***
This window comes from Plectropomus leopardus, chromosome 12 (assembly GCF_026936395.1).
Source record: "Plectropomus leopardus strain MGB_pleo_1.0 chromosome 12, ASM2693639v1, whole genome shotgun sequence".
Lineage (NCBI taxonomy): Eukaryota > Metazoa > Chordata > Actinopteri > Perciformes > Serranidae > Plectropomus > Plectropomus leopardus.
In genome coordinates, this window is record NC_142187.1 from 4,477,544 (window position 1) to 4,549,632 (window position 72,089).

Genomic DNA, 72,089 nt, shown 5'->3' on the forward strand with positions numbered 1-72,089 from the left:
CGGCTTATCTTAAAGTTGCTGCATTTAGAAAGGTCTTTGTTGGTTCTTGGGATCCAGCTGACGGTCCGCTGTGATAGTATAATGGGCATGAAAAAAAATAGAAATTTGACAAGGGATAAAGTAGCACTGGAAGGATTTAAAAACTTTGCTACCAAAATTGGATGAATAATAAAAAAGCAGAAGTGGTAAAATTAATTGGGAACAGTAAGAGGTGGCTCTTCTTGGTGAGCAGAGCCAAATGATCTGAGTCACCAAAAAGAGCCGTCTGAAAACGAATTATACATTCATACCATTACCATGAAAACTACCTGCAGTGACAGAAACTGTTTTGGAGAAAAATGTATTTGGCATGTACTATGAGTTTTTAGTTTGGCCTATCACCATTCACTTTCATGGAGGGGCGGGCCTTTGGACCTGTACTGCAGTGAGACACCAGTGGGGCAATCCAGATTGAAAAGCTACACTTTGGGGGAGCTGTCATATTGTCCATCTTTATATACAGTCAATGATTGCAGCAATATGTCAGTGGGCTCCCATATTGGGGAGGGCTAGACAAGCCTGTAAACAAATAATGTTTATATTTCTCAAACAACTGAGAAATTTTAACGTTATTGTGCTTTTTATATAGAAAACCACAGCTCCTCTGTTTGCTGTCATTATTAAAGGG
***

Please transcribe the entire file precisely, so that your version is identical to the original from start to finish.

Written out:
This window comes from Plectropomus leopardus, chromosome 12 (assembly GCF_026936395.1).
Source record: "Plectropomus leopardus strain MGB_pleo_1.0 chromosome 12, ASM2693639v1, whole genome shotgun sequence".
Lineage (NCBI taxonomy): Eukaryota > Metazoa > Chordata > Actinopteri > Perciformes > Serranidae > Plectropomus > Plectropomus leopardus.
In genome coordinates, this window is record NC_142187.1 from 4,477,544 (window position 1) to 4,549,632 (window position 72,089).

Genomic DNA, 72,089 nt, shown 5'->3' on the forward strand with positions numbered 1-72,089 from the left:
CGGCTTATCTTAAAGTTGCTGCATTTAGAAAGGTCTTTGTTGGTTCTTGGGATCCAGCTGACGGTCCGCTGTGATAGTATAATGGGCATGAAAAAAAATAGAAATTTGACAAGGGATAAAGTAGCACTGGAAGGATTTAAAAACTTTGCTACCAAAATTGGATGAATAATAAAAAAGCAGAAGTGGTAAAATTAATTGGGAACAGTAAGAGGTGGCTCTTCTTGGTGAGCAGAGCCAAATGATCTGAGTCACCAAAAAGAGCCGTCTGAAAACGAATTATACATTCATACCATTACCATGAAAACTACCTGCAGTGACAGAAACTGTTTTGGAGAAAAATGTATTTGGCATGTACTATGAGTTTTTAGTTTGGCCTATCACCATTCACTTTCATGGAGGGGCGGGCCTTTGGACCTGTACTGCAGTGAGACACCAGTGGGGCAATCCAGATTGAAAAGCTACACTTTGGGGGAGCTGTCATATTGTCCATCTTTATATACAGTCAATGATTGCAGCAATATGTCAGTGGGCTCCCATATTGGGGAGGGCTAGACAAGCCTGTAAACAAATAATGTTTATATTTCTCAAACAACTGAGAAATTTTAACGTTATTGTGCTTTTTATATAGAAAACCACAGCTCCTCTGTTTGCTGTCATTATTAAAGGG